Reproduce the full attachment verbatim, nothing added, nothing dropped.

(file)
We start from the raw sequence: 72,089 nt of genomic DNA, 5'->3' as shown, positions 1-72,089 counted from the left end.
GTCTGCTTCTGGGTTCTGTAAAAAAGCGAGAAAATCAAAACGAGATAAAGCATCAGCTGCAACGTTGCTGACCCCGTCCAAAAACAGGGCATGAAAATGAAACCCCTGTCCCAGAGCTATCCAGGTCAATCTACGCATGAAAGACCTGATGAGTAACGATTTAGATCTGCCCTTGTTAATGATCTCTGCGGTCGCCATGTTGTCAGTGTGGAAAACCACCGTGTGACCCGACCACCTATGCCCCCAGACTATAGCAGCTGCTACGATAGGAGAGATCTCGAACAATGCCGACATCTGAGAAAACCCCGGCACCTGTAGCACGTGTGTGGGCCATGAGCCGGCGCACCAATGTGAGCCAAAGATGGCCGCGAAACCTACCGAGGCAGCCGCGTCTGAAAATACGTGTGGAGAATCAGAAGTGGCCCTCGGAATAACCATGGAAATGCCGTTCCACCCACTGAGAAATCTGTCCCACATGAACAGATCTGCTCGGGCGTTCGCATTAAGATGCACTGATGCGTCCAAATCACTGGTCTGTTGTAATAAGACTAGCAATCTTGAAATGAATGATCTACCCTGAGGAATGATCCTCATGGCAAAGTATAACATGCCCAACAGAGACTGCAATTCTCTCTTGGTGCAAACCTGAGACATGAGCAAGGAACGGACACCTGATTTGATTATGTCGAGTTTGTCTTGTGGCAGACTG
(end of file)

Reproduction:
We start from the raw sequence: 72,089 nt of genomic DNA, 5'->3' as shown, positions 1-72,089 counted from the left end.
GTCTGCTTCTGGGTTCTGTAAAAAAGCGAGAAAATCAAAACGAGATAAAGCATCAGCTGCAACGTTGCTGACCCCGTCCAAAAACAGGGCATGAAAATGAAACCCCTGTCCCAGAGCTATCCAGGTCAATCTACGCATGAAAGACCTGATGAGTAACGATTTAGATCTGCCCTTGTTAATGATCTCTGCGGTCGCCATGTTGTCAGTGTGGAAAACCACCGTGTGACCCGACCACCTATGCCCCCAGACTATAGCAGCTGCTACGATAGGAGAGATCTCGAACAATGCCGACATCTGAGAAAACCCCGGCACCTGTAGCACGTGTGTGGGCCATGAGCCGGCGCACCAATGTGAGCCAAAGATGGCCGCGAAACCTACCGAGGCAGCCGCGTCTGAAAATACGTGTGGAGAATCAGAAGTGGCCCTCGGAATAACCATGGAAATGCCGTTCCACCCACTGAGAAATCTGTCCCACATGAACAGATCTGCTCGGGCGTTCGCATTAAGATGCACTGATGCGTCCAAATCACTGGTCTGTTGTAATAAGACTAGCAATCTTGAAATGAATGATCTACCCTGAGGAATGATCCTCATGGCAAAGTATAACATGCCCAACAGAGACTGCAATTCTCTCTTGGTGCAAACCTGAGACATGAGCAAGGAACGGACACCTGATTTGATTATGTCGAGTTTGTCTTGTGGCAGACTG